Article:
Biking Uphill for Nancy Drew

I enjoyed the difficult climb to the library—I knew the reward would be a new book

Illustration: Corey Corcoran

I discovered the Fort Thomas Public Library in Kentucky after receiving a Nancy Drew novel from my Aunt Mary for Christmas: The Ghost of Blackwood Hall. Hardcover. I didn’t read it right away. It sat in my bedroom until summer, when, out of boredom most likely, I picked up the book and didn’t put it down until the end. I wanted more.

I got permission to ride my bike to the library. I had never been there before, but it was a straight shot, two miles uphill. This is no hyperbolic statement. The hills of Kentucky kept my lungs and thighs strong.

The center of town sat flat at the top of the hill, but the residential neighborhoods of Fort Thomas sloped steeply on the outskirts. I biked until it became too hard, then I walked with the bike beside me until the terrain leveled. There was a unicorn statue in front of the library, and I always knew my ride was almost over when I saw its horn come into view.

I’d choose my books and then rush back down the hill toward home — wheee!

Once inside, I found the Nancy Drew series. During each visit, I checked them out three at a time, stowed them in my backpack, and coasted down the hill toward home. I liked to see how long I could go on my bike without applying the brakes. The speed both exhilarated and scared me. This was my reward.

I don’t know if the trip would have felt as worth it if I had lived at the top of the hill with the library at the bottom. To coast to the library and then struggle to make it home with books didn’t fit the mood.

I’d rather work my way up that long hill to the library. It was delicious anticipation. I’d choose my books and then rush back down the hill toward home — wheee!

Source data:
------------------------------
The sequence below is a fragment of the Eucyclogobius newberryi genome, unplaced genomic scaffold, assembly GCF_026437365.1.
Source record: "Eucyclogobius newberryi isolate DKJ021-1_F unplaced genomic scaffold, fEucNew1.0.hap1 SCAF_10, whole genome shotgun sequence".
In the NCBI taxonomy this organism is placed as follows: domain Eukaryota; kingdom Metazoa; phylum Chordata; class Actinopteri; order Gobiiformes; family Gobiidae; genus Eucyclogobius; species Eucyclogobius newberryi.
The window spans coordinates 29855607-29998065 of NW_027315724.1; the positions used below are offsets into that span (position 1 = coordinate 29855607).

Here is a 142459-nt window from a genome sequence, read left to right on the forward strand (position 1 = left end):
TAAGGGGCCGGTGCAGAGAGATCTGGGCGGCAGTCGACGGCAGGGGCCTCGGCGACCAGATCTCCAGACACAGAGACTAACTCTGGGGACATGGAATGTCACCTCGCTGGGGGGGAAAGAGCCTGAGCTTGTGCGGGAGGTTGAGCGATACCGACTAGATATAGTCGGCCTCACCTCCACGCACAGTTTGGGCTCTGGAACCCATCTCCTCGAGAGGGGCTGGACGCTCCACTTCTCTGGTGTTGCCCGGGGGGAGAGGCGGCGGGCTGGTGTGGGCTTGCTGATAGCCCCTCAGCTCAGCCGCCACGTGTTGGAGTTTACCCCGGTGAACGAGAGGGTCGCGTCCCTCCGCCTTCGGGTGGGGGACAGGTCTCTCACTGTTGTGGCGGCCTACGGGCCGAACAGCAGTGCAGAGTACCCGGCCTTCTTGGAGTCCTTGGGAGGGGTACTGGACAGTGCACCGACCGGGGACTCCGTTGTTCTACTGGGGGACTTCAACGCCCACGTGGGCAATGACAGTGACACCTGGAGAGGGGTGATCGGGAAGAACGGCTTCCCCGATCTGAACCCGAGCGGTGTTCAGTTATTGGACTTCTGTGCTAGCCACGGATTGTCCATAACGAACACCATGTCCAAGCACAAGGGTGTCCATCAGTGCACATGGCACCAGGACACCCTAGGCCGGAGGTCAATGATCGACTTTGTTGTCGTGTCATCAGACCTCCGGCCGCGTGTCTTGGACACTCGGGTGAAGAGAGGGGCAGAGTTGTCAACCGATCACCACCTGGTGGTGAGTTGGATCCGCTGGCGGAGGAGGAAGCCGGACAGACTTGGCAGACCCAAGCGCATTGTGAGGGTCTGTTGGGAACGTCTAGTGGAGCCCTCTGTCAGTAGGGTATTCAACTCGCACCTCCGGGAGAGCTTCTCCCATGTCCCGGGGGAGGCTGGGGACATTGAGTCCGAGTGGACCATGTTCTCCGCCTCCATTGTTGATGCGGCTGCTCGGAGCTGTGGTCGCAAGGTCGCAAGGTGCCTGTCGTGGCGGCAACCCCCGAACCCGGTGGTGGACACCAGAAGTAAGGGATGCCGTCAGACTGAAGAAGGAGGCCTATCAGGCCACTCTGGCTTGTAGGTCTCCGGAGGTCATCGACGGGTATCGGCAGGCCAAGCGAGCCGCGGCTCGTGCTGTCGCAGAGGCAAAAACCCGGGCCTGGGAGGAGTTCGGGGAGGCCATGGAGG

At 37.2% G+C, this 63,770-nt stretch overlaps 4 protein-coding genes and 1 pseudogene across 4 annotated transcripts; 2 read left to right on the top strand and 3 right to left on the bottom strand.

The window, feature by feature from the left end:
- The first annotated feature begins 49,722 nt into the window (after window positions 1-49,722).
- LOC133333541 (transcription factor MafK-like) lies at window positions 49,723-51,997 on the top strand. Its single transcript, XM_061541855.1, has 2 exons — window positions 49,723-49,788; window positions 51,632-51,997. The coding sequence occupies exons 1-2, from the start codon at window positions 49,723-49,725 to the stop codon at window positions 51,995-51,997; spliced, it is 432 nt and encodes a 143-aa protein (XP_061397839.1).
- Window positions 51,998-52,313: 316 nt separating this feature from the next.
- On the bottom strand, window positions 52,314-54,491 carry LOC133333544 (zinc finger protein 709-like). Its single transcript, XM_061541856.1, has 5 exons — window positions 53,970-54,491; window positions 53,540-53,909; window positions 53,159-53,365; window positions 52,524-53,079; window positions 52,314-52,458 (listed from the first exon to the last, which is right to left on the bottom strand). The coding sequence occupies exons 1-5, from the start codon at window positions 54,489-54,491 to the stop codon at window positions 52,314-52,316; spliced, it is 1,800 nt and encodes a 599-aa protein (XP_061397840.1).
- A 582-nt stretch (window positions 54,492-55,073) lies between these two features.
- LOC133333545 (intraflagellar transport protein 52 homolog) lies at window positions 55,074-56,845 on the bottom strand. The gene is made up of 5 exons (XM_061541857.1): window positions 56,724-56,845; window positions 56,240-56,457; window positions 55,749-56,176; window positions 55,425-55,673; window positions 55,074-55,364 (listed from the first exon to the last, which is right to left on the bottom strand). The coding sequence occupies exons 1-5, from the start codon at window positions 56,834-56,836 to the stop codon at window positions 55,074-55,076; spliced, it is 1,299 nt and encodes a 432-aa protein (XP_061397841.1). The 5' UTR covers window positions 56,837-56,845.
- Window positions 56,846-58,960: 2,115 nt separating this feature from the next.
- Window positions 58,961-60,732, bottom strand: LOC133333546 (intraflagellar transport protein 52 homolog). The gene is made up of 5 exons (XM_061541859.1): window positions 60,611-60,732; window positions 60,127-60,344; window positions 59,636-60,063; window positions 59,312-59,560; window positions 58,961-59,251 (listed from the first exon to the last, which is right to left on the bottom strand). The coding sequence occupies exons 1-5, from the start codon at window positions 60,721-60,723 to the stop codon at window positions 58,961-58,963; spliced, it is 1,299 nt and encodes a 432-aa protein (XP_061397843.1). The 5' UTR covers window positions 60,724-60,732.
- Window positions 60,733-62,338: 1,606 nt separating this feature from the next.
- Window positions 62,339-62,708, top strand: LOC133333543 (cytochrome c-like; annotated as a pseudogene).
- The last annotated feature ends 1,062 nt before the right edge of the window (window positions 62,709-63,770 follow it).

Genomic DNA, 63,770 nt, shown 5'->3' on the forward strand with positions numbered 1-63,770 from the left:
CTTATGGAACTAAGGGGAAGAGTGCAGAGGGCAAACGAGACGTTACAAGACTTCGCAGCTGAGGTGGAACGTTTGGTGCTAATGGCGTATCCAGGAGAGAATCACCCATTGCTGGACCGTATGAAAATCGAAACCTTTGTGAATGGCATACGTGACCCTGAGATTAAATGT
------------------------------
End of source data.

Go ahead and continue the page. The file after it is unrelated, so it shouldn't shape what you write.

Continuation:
After I read the Nancy Drew series, I read the Trixie Belden series.

Then came the day when I needed something more. I stood in the library, not knowing what to read next. I drifted over to the adult section and saw a title that I recognized from a movie I had seen advertised on TV. It was a large book, but I felt ambitious. I checked it out and sailed back home on my bike.

“Look what I got,” I said to my stepmom.

“They let you check this out?” she asked.


“Why do you want to read Mommie Dearest?”

“I saw the commercial on TV.”

“You’re going to have to take that back. Now.”

Did she drive me to the library to return it? No. I got on my bike and started the arduous journey back to the library. This time, I returned with Stephen King’s Carrie. After reading about “dirty pillows,” I couldn’t imagine how much worse Mommie Dearest could have been. But it didn’t matter—Stephen King had me hooked on horror, and I returned to the library again and again for Christine, The Eyes of the Dragon, and then Talisman, co-written with Peter Straub.

The library has since moved to a different location. The old building is now an insurance company, and the unicorn no longer stands out front. But for me, the unicorn still guards the memories of all the magic I had found inside. To see the unicorn meant that I was almost there, and it was always worth the ride.

Written by

Bonnie is an award-winning freelance writer and Communications Director for the National Society of Newspaper Columnists. Find her on social media @WriterBonnie

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